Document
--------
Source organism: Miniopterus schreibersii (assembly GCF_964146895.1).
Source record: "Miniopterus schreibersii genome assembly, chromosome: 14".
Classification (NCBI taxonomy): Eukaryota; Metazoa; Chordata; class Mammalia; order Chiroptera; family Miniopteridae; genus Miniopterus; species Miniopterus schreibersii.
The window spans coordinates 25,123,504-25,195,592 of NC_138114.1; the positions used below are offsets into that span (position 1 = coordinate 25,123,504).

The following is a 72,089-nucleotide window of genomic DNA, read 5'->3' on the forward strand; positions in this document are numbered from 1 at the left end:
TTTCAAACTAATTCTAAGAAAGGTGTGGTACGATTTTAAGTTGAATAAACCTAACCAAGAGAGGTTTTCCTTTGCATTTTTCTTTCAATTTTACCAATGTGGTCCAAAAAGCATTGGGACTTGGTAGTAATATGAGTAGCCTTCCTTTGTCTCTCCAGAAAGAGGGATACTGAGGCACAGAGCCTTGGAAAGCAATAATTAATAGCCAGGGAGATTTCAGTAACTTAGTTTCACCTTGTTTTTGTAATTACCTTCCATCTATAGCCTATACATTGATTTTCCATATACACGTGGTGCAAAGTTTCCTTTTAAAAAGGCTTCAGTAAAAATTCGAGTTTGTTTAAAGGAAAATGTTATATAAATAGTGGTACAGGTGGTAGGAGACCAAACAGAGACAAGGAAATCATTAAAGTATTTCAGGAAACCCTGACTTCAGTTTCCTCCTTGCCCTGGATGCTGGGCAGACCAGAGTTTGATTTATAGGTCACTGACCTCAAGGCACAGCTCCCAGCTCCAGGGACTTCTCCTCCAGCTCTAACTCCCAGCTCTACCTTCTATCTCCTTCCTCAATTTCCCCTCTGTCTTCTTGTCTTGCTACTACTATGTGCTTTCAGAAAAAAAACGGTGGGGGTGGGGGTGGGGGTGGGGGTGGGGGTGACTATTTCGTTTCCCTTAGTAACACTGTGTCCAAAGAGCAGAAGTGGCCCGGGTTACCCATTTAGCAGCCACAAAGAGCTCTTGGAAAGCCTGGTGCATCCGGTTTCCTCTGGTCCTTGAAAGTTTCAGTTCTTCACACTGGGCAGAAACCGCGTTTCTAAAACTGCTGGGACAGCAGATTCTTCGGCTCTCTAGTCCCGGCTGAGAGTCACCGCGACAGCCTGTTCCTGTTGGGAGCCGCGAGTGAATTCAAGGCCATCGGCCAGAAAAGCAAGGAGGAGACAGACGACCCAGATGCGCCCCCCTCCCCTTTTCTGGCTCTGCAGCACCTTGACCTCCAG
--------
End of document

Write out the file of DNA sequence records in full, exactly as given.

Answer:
Source organism: Miniopterus schreibersii (assembly GCF_964146895.1).
Source record: "Miniopterus schreibersii genome assembly, chromosome: 14".
Classification (NCBI taxonomy): Eukaryota; Metazoa; Chordata; class Mammalia; order Chiroptera; family Miniopteridae; genus Miniopterus; species Miniopterus schreibersii.
The window spans coordinates 25,123,504-25,195,592 of NC_138114.1; the positions used below are offsets into that span (position 1 = coordinate 25,123,504).

The following is a 72,089-nucleotide window of genomic DNA, read 5'->3' on the forward strand; positions in this document are numbered from 1 at the left end:
TTTCAAACTAATTCTAAGAAAGGTGTGGTACGATTTTAAGTTGAATAAACCTAACCAAGAGAGGTTTTCCTTTGCATTTTTCTTTCAATTTTACCAATGTGGTCCAAAAAGCATTGGGACTTGGTAGTAATATGAGTAGCCTTCCTTTGTCTCTCCAGAAAGAGGGATACTGAGGCACAGAGCCTTGGAAAGCAATAATTAATAGCCAGGGAGATTTCAGTAACTTAGTTTCACCTTGTTTTTGTAATTACCTTCCATCTATAGCCTATACATTGATTTTCCATATACACGTGGTGCAAAGTTTCCTTTTAAAAAGGCTTCAGTAAAAATTCGAGTTTGTTTAAAGGAAAATGTTATATAAATAGTGGTACAGGTGGTAGGAGACCAAACAGAGACAAGGAAATCATTAAAGTATTTCAGGAAACCCTGACTTCAGTTTCCTCCTTGCCCTGGATGCTGGGCAGACCAGAGTTTGATTTATAGGTCACTGACCTCAAGGCACAGCTCCCAGCTCCAGGGACTTCTCCTCCAGCTCTAACTCCCAGCTCTACCTTCTATCTCCTTCCTCAATTTCCCCTCTGTCTTCTTGTCTTGCTACTACTATGTGCTTTCAGAAAAAAAACGGTGGGGGTGGGGGTGGGGGTGGGGGTGGGGGTGACTATTTCGTTTCCCTTAGTAACACTGTGTCCAAAGAGCAGAAGTGGCCCGGGTTACCCATTTAGCAGCCACAAAGAGCTCTTGGAAAGCCTGGTGCATCCGGTTTCCTCTGGTCCTTGAAAGTTTCAGTTCTTCACACTGGGCAGAAACCGCGTTTCTAAAACTGCTGGGACAGCAGATTCTTCGGCTCTCTAGTCCCGGCTGAGAGTCACCGCGACAGCCTGTTCCTGTTGGGAGCCGCGAGTGAATTCAAGGCCATCGGCCAGAAAAGCAAGGAGGAGACAGACGACCCAGATGCGCCCCCCTCCCCTTTTCTGGCTCTGCAGCACCTTGACCTCCAG